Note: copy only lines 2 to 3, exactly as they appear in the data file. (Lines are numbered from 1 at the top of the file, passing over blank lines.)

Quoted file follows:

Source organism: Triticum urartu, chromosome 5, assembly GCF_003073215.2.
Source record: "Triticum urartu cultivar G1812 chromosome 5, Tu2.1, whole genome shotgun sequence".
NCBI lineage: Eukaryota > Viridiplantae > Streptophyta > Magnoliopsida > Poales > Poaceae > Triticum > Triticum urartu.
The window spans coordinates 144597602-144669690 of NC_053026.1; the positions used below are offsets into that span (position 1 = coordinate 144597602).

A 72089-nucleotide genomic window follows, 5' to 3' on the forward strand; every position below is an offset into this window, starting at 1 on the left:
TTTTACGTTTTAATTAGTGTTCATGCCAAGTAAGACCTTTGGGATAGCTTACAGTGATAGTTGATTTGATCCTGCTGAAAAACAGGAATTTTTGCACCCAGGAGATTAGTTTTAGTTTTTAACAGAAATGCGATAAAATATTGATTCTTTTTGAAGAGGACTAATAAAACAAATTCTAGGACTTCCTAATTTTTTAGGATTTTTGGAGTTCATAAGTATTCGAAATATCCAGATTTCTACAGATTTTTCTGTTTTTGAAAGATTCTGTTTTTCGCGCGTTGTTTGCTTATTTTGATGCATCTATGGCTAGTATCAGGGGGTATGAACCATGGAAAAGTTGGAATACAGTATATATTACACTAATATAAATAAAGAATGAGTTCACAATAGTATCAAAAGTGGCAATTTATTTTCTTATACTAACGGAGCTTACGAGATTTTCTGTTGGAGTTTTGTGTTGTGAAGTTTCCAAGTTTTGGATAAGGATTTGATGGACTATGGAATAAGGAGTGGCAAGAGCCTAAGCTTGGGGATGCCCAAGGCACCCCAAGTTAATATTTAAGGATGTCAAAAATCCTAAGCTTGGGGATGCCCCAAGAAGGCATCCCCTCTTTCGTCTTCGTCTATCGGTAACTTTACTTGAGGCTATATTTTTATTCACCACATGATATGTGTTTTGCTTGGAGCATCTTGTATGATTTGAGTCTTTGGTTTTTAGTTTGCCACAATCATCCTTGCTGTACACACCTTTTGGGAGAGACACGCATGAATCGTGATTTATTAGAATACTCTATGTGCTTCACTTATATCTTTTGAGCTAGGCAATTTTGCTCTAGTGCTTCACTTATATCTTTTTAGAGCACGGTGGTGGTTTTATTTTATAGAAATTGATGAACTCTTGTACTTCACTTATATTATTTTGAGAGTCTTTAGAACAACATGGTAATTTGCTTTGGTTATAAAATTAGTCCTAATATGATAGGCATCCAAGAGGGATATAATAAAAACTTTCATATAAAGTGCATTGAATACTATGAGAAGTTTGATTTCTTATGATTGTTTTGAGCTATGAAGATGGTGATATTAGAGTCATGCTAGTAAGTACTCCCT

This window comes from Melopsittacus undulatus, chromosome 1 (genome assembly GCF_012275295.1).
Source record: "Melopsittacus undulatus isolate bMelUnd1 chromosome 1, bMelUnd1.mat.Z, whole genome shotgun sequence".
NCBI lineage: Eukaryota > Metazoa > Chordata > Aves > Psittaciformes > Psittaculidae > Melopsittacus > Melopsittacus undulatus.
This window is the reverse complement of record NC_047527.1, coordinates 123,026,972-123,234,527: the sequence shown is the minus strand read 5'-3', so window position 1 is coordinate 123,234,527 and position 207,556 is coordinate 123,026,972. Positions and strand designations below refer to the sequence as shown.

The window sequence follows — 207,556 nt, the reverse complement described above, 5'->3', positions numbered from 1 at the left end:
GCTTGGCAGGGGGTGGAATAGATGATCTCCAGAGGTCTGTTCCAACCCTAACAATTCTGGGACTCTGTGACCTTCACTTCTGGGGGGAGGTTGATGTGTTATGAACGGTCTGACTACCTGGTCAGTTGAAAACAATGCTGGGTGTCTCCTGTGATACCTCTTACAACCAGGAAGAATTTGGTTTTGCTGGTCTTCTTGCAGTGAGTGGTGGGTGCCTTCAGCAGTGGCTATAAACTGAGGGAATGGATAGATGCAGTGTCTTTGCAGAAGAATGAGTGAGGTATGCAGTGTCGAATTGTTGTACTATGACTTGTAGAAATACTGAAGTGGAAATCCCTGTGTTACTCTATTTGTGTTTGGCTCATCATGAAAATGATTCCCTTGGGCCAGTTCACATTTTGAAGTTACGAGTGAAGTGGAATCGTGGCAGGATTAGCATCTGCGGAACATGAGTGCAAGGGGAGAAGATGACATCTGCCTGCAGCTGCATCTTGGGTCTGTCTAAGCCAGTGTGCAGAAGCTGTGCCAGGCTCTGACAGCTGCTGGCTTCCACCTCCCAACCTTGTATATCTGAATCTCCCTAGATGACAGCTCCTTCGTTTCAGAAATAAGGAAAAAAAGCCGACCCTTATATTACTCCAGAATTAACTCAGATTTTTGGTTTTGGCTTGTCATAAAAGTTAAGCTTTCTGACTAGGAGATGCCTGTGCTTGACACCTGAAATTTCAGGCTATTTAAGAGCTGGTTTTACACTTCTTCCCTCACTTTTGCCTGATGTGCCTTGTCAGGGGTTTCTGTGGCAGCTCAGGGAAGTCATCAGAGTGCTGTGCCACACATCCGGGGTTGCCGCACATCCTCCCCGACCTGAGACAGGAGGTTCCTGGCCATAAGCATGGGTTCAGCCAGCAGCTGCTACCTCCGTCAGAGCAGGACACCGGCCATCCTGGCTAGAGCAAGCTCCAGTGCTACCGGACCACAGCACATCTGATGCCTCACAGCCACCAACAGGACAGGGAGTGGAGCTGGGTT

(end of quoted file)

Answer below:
Source record: "Triticum urartu cultivar G1812 chromosome 5, Tu2.1, whole genome shotgun sequence".
NCBI lineage: Eukaryota > Viridiplantae > Streptophyta > Magnoliopsida > Poales > Poaceae > Triticum > Triticum urartu.